Monday, March 16, 2009

Hastings-on-Hudson Becomes an Official Village

In our post for March 12th we showed you our incorporation map, but we didn’t tell you the story behind incorporation.

According to the local paper, The Statesman, people in Hastings-on-Hudson had been talking about incorporation since 1875. The place had already been called Hastings-on-Hudson (or a variation on that name) for at least 40 years. But incorporating as an official village would mean that the community could elect its own government instead of relying on Greenburgh for services. The paper was all for it. “Hastings looks for progress and increased prosperity by incorporation,” wrote a reporter, “which means better streets, increased value of real estate, and higher taxes.”

In 1876 the same paper reported that most people would, in fact, rather be annexed to the city of Yonkers.

But by 1879 the tide of opinion had turned. The prominent citizens of Hastings took up a collection to raise money to pay for a survey of the proposed area to be covered by the town, one of the steps necessary to apply for incorporation. In September the surveyor, George Wiley, was working on the map. A village census was also in progress, another crucial part of the application for incorporation. (The total number of inhabitants was 1,226.) In October, everyone was invited to come to Samuel G. Dorland’s general store to see the completed map.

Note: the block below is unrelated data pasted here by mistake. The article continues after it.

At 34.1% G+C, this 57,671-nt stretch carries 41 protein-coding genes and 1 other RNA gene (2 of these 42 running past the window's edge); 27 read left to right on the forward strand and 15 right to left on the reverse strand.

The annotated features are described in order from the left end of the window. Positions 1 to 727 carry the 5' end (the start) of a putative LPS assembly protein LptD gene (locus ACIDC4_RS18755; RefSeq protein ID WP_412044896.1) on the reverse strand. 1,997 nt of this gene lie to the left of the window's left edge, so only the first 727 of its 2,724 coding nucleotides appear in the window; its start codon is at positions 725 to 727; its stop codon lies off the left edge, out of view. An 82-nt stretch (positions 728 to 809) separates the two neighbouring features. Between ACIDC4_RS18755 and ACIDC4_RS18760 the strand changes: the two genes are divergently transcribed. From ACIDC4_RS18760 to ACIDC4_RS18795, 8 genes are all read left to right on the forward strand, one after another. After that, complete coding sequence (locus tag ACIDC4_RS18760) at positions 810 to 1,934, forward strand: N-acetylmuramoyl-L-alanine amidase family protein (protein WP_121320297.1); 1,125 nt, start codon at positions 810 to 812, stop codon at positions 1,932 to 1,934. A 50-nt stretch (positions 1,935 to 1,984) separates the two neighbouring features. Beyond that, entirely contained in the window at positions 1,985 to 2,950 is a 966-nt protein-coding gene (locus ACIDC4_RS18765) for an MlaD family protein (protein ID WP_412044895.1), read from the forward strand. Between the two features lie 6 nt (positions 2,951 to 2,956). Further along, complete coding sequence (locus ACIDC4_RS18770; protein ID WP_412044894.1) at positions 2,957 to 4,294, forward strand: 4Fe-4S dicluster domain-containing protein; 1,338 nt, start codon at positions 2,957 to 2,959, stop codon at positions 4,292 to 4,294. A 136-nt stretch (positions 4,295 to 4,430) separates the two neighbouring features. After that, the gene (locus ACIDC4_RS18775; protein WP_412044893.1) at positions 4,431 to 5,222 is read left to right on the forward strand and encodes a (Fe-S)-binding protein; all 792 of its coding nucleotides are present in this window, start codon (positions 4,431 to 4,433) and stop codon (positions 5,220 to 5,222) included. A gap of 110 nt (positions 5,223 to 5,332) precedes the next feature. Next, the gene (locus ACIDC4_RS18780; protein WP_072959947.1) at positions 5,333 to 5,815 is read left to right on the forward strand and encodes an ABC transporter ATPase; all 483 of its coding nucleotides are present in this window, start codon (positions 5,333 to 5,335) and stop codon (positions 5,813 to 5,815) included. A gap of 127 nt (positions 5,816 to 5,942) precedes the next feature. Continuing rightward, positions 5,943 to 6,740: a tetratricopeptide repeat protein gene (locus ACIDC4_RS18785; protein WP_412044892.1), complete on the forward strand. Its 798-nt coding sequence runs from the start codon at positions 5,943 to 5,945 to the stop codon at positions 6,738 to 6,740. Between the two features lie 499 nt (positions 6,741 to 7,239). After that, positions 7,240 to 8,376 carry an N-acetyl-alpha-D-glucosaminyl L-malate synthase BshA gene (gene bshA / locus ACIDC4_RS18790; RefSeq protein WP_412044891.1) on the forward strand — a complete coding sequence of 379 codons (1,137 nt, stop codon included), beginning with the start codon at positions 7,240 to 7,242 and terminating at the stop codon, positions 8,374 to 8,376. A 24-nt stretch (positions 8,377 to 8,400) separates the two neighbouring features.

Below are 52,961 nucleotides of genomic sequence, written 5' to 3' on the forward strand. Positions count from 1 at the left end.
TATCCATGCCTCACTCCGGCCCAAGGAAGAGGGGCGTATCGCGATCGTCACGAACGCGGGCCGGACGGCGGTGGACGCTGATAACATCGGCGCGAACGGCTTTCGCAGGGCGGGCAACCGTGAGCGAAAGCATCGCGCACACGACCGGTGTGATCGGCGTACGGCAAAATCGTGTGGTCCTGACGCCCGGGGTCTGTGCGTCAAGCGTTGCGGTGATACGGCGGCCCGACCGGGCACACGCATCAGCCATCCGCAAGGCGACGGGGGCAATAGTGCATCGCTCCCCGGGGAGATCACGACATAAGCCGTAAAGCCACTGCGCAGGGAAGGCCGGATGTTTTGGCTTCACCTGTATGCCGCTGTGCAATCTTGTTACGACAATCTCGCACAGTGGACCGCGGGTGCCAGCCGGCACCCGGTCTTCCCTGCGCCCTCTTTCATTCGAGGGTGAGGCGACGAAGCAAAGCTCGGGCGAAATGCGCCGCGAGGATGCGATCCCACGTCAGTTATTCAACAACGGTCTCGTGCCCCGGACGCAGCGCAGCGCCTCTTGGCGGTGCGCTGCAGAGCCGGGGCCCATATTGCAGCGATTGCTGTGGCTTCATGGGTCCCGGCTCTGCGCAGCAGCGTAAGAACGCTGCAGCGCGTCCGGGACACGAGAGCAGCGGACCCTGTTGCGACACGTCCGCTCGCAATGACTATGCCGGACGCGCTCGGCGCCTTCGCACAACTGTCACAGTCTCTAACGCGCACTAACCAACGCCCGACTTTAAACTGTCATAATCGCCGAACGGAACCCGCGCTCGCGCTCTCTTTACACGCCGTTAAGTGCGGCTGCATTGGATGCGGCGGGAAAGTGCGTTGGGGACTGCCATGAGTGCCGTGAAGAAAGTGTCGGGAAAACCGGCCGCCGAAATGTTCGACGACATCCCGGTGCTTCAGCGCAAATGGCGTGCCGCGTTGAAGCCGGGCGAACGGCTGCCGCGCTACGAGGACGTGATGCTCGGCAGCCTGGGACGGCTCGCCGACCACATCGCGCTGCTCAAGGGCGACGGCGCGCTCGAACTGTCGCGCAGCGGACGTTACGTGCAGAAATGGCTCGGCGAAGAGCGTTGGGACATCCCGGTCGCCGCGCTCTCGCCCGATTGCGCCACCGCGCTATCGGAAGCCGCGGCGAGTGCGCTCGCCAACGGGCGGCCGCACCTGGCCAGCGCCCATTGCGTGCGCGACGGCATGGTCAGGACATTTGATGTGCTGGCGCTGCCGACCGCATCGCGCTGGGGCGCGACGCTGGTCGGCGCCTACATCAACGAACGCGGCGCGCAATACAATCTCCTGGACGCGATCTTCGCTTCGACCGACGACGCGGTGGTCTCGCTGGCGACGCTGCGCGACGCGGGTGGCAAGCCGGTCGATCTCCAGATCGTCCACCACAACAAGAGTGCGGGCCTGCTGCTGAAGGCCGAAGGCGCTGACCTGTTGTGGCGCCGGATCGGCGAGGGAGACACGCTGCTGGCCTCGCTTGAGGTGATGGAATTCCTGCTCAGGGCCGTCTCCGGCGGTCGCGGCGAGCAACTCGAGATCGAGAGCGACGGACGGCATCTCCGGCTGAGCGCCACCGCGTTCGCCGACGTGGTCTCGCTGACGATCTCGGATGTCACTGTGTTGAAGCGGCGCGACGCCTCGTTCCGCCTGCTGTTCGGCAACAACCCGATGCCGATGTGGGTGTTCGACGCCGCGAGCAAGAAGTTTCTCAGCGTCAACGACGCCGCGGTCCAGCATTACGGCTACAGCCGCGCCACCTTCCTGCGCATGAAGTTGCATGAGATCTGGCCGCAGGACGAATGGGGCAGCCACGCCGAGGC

This postcard from about 1915 shows the building on the corner of Spring Street and Warburton Avenue where Samuel G. Dorland had his store. Dorland was postmaster and "dealer in dry goods, groceries, general merchandise, and also hay, straw, and feed."

In the opinion of The Statesman, most citizens favored incorporation. However, there were some who thought the proposed village was too large. It was, after all, two square miles. “It takes in roads which are not needed, which will be expensive to work, and keep in repair,” the paper reported. A public vote on incorporation was held in Protection Hall on November 18th.

Protection Engine Company was the only fire company in the village in 1879, and their firehouse on Warburton Avenue included a big meeting room on the second floor.

There were a lot of votes against incorporation (conflicting reports give the number as 221 to 209, or 104 to 75), but in any case the supporters won the day. And that is how we officially became Hastings-on-Hudson.

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